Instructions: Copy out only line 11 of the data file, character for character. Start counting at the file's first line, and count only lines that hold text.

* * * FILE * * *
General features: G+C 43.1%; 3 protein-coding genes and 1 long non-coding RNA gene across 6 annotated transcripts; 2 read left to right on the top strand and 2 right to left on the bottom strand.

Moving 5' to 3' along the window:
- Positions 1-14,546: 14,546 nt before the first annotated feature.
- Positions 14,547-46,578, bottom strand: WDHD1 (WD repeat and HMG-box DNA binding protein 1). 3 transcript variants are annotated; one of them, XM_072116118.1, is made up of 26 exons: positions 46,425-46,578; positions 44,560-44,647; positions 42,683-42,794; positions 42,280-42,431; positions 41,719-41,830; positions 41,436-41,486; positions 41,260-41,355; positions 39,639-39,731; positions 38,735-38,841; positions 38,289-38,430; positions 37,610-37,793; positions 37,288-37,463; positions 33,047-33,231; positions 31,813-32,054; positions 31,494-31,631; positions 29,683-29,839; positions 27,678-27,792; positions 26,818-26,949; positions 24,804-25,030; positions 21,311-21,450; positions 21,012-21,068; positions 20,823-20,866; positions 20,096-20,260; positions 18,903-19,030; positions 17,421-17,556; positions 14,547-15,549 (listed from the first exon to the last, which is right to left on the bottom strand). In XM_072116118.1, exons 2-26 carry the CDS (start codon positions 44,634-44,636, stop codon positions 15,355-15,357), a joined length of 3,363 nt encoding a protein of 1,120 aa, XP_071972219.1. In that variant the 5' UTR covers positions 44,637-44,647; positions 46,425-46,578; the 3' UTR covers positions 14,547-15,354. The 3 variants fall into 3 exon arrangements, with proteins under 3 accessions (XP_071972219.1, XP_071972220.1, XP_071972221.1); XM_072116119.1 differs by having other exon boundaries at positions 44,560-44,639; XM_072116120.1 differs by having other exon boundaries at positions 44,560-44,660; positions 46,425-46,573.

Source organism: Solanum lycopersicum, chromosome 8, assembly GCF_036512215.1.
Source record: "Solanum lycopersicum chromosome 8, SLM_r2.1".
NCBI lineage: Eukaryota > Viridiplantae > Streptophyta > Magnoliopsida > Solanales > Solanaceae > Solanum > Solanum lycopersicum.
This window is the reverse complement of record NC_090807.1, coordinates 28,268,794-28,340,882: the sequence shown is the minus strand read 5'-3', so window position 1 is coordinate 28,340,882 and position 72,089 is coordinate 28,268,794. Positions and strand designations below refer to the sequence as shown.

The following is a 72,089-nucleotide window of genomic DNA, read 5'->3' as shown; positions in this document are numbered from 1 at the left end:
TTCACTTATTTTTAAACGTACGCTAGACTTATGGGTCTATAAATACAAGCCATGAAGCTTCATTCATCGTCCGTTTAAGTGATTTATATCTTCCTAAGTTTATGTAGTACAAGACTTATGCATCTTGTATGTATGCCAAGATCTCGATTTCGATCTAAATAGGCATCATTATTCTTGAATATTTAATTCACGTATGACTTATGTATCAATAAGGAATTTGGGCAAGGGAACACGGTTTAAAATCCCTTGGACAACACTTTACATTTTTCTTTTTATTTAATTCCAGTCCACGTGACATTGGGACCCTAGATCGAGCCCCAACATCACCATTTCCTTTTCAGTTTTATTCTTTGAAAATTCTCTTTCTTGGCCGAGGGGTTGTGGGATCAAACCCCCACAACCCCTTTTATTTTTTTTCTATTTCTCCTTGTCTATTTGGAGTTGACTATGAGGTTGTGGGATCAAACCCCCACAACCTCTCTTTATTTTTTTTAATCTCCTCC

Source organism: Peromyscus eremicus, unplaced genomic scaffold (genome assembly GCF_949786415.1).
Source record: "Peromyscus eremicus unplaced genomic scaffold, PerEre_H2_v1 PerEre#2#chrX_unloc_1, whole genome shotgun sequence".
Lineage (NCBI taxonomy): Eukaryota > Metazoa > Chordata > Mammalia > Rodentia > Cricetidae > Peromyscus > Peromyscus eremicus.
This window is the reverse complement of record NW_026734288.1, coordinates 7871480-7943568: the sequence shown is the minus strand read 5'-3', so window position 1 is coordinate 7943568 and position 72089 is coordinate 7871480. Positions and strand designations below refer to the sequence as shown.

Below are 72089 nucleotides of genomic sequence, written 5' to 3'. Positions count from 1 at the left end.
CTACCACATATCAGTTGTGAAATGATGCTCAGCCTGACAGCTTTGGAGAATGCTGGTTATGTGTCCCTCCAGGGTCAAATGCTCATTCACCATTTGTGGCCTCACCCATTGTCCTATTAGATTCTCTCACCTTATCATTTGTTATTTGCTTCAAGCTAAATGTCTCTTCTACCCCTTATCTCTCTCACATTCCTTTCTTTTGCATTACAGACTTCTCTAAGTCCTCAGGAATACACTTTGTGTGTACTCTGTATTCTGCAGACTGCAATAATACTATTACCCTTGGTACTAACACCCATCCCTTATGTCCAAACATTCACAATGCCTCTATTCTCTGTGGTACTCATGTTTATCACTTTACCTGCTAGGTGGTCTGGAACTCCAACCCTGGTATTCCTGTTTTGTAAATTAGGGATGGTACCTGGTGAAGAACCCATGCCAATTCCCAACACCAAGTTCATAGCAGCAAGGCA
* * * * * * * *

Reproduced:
Source organism: Peromyscus eremicus, unplaced genomic scaffold (genome assembly GCF_949786415.1).